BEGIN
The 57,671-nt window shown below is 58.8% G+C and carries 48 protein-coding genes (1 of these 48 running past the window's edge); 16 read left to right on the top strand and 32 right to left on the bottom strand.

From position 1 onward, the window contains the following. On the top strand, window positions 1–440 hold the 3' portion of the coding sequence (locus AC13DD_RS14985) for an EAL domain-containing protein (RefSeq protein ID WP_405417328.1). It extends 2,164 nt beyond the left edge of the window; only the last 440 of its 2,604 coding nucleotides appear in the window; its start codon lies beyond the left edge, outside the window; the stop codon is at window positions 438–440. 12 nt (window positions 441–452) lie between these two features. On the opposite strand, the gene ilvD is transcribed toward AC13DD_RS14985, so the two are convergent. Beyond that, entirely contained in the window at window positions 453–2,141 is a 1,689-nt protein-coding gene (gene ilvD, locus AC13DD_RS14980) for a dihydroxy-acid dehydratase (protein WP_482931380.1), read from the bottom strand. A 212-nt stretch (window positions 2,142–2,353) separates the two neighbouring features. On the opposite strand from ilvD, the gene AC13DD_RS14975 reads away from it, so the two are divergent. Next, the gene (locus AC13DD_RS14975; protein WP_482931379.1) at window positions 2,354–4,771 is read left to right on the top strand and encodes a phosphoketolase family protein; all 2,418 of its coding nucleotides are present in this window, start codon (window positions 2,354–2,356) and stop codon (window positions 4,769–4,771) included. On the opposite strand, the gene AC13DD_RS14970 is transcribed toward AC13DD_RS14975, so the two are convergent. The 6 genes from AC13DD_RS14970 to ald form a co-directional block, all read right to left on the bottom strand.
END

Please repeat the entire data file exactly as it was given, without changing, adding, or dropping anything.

The 57,671-nt window shown below is 58.8% G+C and carries 48 protein-coding genes (1 of these 48 running past the window's edge); 16 read left to right on the top strand and 32 right to left on the bottom strand.

From position 1 onward, the window contains the following. On the top strand, window positions 1–440 hold the 3' portion of the coding sequence (locus AC13DD_RS14985) for an EAL domain-containing protein (RefSeq protein ID WP_405417328.1). It extends 2,164 nt beyond the left edge of the window; only the last 440 of its 2,604 coding nucleotides appear in the window; its start codon lies beyond the left edge, outside the window; the stop codon is at window positions 438–440. 12 nt (window positions 441–452) lie between these two features. On the opposite strand, the gene ilvD is transcribed toward AC13DD_RS14985, so the two are convergent. Beyond that, entirely contained in the window at window positions 453–2,141 is a 1,689-nt protein-coding gene (gene ilvD, locus AC13DD_RS14980) for a dihydroxy-acid dehydratase (protein WP_482931380.1), read from the bottom strand. A 212-nt stretch (window positions 2,142–2,353) separates the two neighbouring features. On the opposite strand from ilvD, the gene AC13DD_RS14975 reads away from it, so the two are divergent. Next, the gene (locus AC13DD_RS14975; protein WP_482931379.1) at window positions 2,354–4,771 is read left to right on the top strand and encodes a phosphoketolase family protein; all 2,418 of its coding nucleotides are present in this window, start codon (window positions 2,354–2,356) and stop codon (window positions 4,769–4,771) included. On the opposite strand, the gene AC13DD_RS14970 is transcribed toward AC13DD_RS14975, so the two are convergent. The 6 genes from AC13DD_RS14970 to ald form a co-directional block, all read right to left on the bottom strand.